Preventing Rejection of Refrigerated Loads – Part II

Preventing Rejection of Refrigerated Loads – Part II

By Jennifer Brearley Transportation Broker, ALC Richmond

In Tuesday’s article, we discussed some of the most important things to consider when selecting a carrier for sensitive, refrigerated loads. In addition to carrier vetting, it is also crucial to ensure that hot product is not being loaded into the trailer and equipment failure or human error are avoided. Below are some tips that could help you steer clear of these issues leading to rejected loads and claims.
Prevent hot loads before they get on the truck.

  1. Refer trailers are not designed to set product temperature. They are designed to maintain it.
  2. Freshly picked loads that sit on the dock in extreme heat waiting to be loaded may be out of temperature tolerance at loading. According to the article, The Keys to Preventing Rejected Loads in Refrigerated Transportation, “as much as 32% of all cargo is loaded at the wrong temperature. Poor loading practices like these can result in loads spoiling in transit if the temperature is incorrect. No matter how chilled the reefer is, the temperature is going to rise – this causes condensation, which results in spoilage.”
  3. Ensure the driver understands proper pulping practices. Prior to loading, and during unloading drivers should pulp and record temperatures of at least every other pallet of the product loaded on to their trailer.
  4. Drivers should be instructed not to accept the warm products at the shipper. Once they sign for it, they are responsible for it.
  5. Document all communication with the driver and the shipper regarding temperature discrepancies prior to loading.
  6. In transit pulping when possible is preferred as well. Newer refrigerated trailers have advanced temperature monitoring that will notify the driver and dispatch if something is wrong which is helpful in today’s world where most loads are sealed.

Avoid equipment failure and human error.

  1. Proper routine maintenance is a must. Loading an unknown carrier with a sensitive product is a huge risk. The vast majority of loads hauled pick up and deliver without incident. A temperature claim resulting from poorly maintained equipment will result in unrecoverable costs and damaged relationships. Ask drivers you are unfamiliar with about their maintenance routines. You will be able to tell pretty quickly how diligent they are about it. There are up to 200 possible alarm codes in newer reefer units. That can be 200 potential problems. Add to that a damaged chute, leaking trailer, or damaged seal and the risk of loss multiplies.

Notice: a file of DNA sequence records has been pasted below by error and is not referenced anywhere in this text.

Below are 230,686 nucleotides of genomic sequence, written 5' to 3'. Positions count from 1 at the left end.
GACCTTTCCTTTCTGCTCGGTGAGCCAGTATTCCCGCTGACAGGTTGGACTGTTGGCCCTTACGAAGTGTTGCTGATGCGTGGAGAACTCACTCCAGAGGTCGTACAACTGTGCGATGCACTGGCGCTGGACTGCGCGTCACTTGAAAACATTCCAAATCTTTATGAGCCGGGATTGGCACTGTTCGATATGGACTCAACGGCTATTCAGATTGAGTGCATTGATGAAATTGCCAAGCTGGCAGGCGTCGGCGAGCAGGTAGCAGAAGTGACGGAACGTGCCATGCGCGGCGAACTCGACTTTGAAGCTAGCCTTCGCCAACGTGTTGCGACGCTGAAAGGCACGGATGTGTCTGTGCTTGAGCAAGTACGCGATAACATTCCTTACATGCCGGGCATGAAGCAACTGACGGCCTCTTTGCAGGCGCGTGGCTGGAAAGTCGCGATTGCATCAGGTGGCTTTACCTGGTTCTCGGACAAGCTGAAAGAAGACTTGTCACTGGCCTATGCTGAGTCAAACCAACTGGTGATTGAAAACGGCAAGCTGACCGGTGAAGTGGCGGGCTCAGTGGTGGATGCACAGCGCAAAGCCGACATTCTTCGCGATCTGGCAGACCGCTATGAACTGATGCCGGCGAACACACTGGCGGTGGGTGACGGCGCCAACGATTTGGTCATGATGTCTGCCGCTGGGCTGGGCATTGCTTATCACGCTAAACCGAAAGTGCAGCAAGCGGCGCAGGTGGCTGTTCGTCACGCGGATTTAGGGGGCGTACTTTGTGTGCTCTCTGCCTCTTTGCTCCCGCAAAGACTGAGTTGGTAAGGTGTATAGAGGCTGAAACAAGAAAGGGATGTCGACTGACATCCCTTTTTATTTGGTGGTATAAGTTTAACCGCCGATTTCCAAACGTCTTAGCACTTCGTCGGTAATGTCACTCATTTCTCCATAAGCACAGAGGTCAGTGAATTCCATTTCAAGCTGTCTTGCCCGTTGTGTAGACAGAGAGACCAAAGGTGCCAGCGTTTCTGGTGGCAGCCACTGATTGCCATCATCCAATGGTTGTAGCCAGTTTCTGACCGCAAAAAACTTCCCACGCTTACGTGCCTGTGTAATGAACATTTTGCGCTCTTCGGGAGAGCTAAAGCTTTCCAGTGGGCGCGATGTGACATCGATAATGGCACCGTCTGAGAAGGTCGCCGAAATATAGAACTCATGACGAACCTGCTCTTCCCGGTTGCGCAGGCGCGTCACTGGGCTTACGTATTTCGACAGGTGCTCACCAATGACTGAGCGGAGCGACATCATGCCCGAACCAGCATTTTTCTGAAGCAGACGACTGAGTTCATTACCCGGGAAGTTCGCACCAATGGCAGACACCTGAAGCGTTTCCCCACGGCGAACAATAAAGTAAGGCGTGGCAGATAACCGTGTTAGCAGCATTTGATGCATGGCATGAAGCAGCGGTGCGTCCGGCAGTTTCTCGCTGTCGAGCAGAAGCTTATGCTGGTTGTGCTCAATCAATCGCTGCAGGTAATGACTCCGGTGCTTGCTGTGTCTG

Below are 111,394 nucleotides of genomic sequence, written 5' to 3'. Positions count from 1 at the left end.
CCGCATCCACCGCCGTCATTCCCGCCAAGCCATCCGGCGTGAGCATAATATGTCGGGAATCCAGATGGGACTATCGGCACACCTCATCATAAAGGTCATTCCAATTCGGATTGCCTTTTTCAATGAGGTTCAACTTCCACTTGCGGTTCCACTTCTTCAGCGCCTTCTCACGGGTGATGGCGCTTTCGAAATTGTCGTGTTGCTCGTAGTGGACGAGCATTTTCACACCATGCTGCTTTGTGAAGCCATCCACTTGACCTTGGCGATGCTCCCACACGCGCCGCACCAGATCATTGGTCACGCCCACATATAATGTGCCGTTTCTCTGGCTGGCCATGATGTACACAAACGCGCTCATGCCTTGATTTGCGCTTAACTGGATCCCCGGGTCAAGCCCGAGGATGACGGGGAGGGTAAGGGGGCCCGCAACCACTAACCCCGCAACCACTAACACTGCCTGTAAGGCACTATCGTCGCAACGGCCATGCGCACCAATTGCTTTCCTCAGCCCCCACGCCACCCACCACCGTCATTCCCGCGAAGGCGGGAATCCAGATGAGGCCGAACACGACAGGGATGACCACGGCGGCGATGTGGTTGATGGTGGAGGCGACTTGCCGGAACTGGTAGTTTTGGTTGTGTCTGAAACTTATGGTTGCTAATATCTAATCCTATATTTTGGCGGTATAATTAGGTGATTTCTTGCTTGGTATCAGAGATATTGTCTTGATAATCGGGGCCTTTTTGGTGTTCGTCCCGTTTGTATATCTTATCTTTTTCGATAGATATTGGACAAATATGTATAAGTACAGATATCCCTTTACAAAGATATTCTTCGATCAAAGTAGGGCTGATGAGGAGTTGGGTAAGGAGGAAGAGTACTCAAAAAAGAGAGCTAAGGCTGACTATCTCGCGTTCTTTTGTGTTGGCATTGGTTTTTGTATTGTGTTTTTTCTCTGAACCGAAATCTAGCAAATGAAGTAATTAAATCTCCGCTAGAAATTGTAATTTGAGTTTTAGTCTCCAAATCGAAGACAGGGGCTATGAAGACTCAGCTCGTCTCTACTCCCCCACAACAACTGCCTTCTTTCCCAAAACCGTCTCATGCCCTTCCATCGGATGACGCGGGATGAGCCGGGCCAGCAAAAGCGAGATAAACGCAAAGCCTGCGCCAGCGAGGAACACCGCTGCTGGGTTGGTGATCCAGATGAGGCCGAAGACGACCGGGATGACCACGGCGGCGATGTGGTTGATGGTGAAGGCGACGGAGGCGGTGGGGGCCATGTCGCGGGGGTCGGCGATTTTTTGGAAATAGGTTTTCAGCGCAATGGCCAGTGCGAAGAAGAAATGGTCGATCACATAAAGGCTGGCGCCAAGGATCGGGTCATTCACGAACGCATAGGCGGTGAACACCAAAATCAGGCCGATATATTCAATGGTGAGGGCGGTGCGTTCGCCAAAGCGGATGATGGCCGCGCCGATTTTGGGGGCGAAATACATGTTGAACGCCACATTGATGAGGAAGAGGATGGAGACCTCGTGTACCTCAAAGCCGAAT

2. Incorrect unit settings can happen for a number of reasons. Human errors can result in a ruined load. -20°F instead of 20°F are vastly different and such errors result in a disaster for the cargo inside the trailer. Regular communication from pick up through delivery is crucial. It is easy to assume that the temperature today is the same as it was yesterday. This is a dangerous assumption.

Educate yourself on the products your customer ships, the methods the shipper utilizes for loading trucks, and the general function of refrigerated trailers. This is the most important part of the vetting process. In order to effectively communicate with the carrier, you have to know what you are talking about.
Rejected loads are undoubtedly something we want to avoid. While these vetting processes may not prevent every rejected load, they can certainly help to lower if not eliminate the avoidable ones. (Part I was published on July 28th.)


Jennifer Brearley began working for the Allen Lund Company in February of 2019 as a transportation broker. She joined the company with five years of domestic and international shipping experience. Brearley attended Western Governors University and received a BA in Interdisciplinary Studies.